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      Hospitalizations for Respiratory Syncytial Virus Among Adults in the United States, 1997–2012

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          Abstract

          Background.

          Respiratory syncytial virus (RSV) is an established cause of serious lower respiratory disease in children, but the burden in adults is less well studied.

          Methods.

          We conducted a retrospective study of hospitalizations among adults ≥20 years from the 1997–2012 National Inpatient Sample. Trends in RSV admissions were described relative to unspecified viral pneumonia admissions. Hospitalization severity indicators were compared among immunocompromised RSV, non-immunocompromised RSV, and influenza admissions.

          Results.

          An estimated 28237 adult RSV hospitalizations occurred, compared with 652818 influenza hospitalizations; 34% were immunocompromised individuals. Respiratory syncytial virus and influenza patients had similar age, gender, and race distributions, but RSV was more often diagnosed in urban teaching hospitals (73.0% for RSV vs 34.6% for influenza) and large hospitals (71.9% vs 56.4%). Respiratory syncytial virus hospitalization rates increased from 1997 to 2012, particularly for those ≥60, increasing from 0.5 to 4.6 per 100000, whereas unspecified pneumonia admission rates decreased significantly ( P < .001). Immunocompromised patients with RSV hospitalization had significantly higher inpatient mortality ( P = .013), use of mechanical ventilation ( P = .016), mean length of stay (LOS) ( P < .001), and mean cost ( P < .001) than non-immunocompromised RSV hospitalizations. Overall, RSV hospitalizations were more severe than influenza hospitalizations (6.2% mortality for RSV vs 3.0% for influenza, 16.7% vs 7.2% mechanical ventilation, mean LOS of 6.0 vs 3.6 days, and mean cost of $38828 vs $14519).

          Conclusions.

          Respiratory syncytial virus hospitalizations in adults are increasing, likely due to increasing recognition and diagnosis. The burden of RSV in adults deserves attention. Although there are fewer hospitalizations than influenza, those that are diagnosed are on average more severe.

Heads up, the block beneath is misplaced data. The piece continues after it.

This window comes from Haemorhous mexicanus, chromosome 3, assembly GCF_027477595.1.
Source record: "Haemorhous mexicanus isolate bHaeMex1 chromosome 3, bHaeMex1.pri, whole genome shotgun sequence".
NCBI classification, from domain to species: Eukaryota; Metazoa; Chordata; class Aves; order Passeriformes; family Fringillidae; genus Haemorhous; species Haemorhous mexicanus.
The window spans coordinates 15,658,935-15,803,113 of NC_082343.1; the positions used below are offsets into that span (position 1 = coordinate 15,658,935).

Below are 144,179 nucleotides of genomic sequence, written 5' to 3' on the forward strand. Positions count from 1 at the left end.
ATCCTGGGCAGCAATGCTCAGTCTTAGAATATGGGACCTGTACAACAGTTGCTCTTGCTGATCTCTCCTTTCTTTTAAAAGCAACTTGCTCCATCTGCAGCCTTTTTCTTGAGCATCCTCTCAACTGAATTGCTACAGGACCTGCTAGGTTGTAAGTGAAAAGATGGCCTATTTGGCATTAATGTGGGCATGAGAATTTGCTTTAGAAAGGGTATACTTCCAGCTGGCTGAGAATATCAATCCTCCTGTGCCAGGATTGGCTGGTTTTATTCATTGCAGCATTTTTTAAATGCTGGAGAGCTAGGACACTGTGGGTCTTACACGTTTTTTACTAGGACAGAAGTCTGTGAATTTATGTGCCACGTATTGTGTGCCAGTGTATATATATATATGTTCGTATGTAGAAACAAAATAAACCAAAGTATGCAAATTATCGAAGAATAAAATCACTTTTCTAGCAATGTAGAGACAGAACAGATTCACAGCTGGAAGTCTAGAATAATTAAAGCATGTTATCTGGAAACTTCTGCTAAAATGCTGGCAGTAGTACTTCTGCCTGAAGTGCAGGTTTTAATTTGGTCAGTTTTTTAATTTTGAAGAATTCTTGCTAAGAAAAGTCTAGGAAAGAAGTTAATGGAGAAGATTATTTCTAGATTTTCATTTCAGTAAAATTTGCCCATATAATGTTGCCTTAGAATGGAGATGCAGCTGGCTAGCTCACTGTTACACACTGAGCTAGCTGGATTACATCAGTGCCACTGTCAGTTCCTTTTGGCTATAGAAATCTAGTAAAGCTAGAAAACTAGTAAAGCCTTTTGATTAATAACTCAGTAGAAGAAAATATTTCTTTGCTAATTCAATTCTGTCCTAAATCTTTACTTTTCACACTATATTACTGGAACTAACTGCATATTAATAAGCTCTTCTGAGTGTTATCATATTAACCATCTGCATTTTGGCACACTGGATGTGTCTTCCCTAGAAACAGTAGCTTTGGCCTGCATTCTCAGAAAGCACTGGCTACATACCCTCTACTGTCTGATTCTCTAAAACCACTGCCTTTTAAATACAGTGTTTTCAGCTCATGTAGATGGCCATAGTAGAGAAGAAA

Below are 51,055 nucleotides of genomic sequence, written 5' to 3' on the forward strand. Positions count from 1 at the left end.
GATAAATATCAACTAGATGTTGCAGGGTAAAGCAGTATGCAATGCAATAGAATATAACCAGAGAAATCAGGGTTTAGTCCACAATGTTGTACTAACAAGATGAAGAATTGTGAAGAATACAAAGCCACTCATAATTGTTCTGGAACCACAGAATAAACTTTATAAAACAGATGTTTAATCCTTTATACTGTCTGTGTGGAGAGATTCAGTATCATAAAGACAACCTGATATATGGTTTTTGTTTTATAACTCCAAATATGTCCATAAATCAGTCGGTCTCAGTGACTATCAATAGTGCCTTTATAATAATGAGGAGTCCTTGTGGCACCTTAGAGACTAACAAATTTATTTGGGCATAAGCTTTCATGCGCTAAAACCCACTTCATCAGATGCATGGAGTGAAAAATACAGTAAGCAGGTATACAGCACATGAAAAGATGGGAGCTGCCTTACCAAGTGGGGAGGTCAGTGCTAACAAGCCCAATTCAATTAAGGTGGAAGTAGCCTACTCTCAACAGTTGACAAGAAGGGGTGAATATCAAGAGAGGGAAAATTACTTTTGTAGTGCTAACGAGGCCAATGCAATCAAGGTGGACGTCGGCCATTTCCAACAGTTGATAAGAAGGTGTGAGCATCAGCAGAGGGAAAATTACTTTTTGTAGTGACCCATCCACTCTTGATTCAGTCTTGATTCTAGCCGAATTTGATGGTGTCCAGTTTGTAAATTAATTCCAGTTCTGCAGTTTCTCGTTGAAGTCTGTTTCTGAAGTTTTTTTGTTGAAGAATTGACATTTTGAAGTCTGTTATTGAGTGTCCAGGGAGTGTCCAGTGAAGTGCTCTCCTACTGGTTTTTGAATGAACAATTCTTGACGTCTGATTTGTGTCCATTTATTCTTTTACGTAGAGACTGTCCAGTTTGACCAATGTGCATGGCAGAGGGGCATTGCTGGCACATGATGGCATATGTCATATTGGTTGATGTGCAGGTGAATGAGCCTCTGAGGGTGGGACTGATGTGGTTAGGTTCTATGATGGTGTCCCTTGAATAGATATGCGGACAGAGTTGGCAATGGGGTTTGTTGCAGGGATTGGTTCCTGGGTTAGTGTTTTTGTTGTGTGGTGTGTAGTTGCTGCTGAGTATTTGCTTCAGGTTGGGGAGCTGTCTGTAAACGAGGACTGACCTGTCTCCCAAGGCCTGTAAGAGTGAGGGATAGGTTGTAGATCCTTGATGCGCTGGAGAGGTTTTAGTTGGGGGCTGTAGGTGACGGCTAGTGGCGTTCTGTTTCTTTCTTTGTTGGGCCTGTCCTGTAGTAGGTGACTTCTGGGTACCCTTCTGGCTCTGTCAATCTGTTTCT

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          Most cited references 20

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          Respiratory syncytial virus infection in adults.

          Respiratory syncytial virus (RSV) is now recognized as a significant problem in certain adult populations. These include the elderly, persons with cardiopulmonary diseases, and immunocompromised hosts. Epidemiological evidence indicates that the impact of RSV in older adults may be similar to that of nonpandemic influenza. In addition, RSV has been found to cause 2 to 5% of adult community-acquired pneumonias. Attack rates in nursing homes are approximately 5 to 10% per year, with significant rates of pneumonia (10 to 20%) and death (2 to 5%). Clinical features may be difficult to distinguish from those of influenza but include nasal congestion, cough, wheezing, and low-grade fever. Bone marrow transplant patients prior to marrow engraftment are at highest risk for pneumonia and death. Diagnosis of RSV infection in adults is difficult because viral culture and antigen detection are insensitive, presumably due to low viral titers in nasal secretions, but early bronchoscopy is valuable in immunosuppressed patients. Treatment of RSV in the elderly is largely supportive, whereas early therapy with ribavirin and intravenous gamma globulin is associated with improved survival in immunocompromised persons. An effective RSV vaccine has not yet been developed, and thus prevention of RSV infection is limited to standard infection control practices such as hand washing and the use of gowns and gloves.
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            Acute viral infections of upper respiratory tract in elderly people living in the community: comparative, prospective, population based study of disease burden.